Privately funded police force in New Orleans uses apps to patrol rich, white French Quarter
An article published yesterday in The New York Times Magazine profiles a New Orleans man named Sidney Torres who has implemented his own security task force in his French Quarter neighborhood. Many counties have signed contracts with privatized security companies, some of whom use technologically advanced methods to fight crime.
Torres launched his initiative after his French Quarter mansion was burglarized during a wave of crime that lasted almost a year in the neighborhood. His network of N.O.P.D. off-duty officers drive around the neighborhood, which is just over half a square mile, in GPS-tracked Polaris Rangers resembling mini golf carts. Most French Quarter residents welcome the officers, who respond to emergencies via an app specifically designed for Torres' initiative.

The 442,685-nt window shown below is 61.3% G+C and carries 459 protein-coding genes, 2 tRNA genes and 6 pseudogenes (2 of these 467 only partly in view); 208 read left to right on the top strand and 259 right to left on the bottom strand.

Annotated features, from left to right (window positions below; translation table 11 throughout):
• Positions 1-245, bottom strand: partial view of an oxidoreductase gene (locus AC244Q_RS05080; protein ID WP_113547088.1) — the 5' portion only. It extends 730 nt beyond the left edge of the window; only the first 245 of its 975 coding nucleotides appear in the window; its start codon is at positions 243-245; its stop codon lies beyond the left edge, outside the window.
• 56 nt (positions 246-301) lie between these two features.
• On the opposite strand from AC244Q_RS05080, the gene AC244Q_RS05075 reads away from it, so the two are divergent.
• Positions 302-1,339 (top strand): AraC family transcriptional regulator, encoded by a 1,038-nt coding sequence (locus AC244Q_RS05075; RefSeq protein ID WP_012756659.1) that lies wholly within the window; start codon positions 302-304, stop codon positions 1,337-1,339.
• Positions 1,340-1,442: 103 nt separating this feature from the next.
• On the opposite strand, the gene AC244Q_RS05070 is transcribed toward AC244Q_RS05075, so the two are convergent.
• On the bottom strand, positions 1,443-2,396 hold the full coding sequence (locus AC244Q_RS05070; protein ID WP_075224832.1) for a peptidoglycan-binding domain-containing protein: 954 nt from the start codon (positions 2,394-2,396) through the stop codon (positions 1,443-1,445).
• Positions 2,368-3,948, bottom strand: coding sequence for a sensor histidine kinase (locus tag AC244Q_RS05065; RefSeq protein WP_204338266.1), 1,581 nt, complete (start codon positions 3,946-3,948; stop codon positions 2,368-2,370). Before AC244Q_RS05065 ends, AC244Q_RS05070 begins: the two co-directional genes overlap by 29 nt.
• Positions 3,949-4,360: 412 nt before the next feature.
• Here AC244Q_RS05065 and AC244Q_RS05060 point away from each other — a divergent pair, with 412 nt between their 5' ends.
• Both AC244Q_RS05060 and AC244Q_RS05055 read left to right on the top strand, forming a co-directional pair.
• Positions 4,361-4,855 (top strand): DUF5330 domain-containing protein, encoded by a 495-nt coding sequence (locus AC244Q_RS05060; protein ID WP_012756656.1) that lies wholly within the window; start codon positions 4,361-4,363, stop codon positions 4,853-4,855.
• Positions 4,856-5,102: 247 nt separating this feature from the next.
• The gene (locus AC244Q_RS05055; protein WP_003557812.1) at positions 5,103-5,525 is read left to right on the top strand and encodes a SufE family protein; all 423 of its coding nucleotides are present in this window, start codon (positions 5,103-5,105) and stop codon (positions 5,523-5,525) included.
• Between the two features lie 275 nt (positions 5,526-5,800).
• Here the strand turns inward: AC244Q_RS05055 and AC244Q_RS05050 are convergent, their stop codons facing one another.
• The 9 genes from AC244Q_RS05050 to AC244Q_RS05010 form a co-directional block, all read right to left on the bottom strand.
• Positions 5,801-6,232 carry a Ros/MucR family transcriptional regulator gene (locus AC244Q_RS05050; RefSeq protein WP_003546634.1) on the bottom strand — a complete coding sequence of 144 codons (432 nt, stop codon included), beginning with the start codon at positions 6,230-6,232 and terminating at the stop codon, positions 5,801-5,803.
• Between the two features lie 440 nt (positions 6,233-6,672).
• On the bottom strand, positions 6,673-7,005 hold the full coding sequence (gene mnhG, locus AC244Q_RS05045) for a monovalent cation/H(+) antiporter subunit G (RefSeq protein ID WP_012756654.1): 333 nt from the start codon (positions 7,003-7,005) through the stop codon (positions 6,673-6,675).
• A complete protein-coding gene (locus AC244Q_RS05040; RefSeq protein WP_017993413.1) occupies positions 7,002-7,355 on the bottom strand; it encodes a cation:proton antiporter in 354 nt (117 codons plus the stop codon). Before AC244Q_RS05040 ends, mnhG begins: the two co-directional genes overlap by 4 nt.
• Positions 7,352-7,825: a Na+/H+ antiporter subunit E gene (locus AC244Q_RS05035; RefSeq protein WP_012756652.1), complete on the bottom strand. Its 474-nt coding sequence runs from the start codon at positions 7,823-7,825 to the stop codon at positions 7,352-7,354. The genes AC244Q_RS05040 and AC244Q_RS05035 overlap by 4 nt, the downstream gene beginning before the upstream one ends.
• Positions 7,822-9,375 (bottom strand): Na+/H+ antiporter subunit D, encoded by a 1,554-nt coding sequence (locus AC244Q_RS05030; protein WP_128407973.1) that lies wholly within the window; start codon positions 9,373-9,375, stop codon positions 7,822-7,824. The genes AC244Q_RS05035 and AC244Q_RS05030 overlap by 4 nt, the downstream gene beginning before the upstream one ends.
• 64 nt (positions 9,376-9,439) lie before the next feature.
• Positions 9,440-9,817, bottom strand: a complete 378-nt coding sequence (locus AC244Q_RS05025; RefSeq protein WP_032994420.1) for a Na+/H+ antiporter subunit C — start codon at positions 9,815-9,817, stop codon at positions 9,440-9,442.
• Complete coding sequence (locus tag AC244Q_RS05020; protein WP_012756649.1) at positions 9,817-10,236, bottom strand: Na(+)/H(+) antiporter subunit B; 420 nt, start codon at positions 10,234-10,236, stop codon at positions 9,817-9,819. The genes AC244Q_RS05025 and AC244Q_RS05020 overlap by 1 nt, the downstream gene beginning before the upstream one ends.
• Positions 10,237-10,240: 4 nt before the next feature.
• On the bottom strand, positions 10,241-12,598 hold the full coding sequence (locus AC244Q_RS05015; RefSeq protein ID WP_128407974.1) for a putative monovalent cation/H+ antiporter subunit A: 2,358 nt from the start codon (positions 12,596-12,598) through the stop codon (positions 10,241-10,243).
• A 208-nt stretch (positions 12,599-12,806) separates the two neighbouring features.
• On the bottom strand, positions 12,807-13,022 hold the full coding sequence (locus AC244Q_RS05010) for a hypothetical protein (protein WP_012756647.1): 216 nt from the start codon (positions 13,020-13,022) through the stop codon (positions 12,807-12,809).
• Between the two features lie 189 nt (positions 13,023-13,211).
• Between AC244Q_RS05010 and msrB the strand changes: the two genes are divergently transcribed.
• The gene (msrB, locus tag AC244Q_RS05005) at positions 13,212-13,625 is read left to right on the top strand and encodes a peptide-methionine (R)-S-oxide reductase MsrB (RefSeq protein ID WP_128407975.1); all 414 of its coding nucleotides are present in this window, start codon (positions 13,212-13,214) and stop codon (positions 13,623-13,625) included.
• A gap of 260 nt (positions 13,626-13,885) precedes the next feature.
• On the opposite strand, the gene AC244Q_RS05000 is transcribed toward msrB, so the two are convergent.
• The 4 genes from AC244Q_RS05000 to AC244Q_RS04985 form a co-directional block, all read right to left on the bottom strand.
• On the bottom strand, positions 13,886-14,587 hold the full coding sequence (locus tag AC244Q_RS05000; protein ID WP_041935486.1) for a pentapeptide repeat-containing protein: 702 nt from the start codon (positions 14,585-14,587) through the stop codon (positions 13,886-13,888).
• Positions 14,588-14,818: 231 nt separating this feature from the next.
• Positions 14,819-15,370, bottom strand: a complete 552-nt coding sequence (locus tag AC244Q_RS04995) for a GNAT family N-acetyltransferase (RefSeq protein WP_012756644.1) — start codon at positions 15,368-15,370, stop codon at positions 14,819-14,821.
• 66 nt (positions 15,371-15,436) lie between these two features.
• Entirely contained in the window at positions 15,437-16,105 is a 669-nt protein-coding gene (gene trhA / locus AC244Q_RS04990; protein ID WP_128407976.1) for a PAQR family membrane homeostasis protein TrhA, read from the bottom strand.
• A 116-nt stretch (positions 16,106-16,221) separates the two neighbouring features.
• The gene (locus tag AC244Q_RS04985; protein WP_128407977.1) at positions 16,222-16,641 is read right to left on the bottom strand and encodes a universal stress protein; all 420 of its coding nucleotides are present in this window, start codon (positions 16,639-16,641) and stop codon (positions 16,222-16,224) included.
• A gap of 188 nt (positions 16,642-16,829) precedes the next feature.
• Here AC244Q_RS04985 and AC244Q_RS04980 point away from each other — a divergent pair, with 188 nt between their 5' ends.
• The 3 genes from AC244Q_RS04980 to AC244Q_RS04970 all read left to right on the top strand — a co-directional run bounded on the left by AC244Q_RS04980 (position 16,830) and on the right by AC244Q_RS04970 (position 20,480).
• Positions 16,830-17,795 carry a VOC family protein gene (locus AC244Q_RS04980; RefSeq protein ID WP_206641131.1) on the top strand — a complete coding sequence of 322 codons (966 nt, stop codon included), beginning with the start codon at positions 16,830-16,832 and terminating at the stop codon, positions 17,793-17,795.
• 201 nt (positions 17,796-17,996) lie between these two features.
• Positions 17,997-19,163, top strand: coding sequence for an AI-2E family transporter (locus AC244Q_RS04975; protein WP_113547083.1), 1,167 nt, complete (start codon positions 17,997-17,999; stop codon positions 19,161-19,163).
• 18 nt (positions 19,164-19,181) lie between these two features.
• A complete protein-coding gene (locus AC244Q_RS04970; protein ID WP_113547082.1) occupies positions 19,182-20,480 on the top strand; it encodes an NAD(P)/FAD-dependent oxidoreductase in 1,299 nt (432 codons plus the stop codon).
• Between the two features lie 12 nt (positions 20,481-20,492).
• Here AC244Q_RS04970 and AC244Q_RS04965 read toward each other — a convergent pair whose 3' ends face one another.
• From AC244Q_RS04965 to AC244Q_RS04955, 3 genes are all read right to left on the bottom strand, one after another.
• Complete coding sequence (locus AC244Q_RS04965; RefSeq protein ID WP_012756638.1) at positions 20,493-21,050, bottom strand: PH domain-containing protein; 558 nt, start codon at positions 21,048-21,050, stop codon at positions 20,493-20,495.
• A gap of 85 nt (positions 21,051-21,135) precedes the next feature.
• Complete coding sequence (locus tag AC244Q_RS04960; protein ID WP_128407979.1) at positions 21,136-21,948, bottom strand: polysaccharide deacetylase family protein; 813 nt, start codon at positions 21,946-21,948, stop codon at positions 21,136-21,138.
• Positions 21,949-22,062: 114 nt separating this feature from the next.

The French Quarter neighborhood is almost entirely white and wealthy, a very small area of a city that is predominately black and is home to some of the poorest neighborhoods in the country. While the city of New Orleans has long suffered from an alarmingly high crime rate, burglaries, and violent crimes have increased in the French Quarter over the past several years, prompting a new-found sense of urgency regarding policing.
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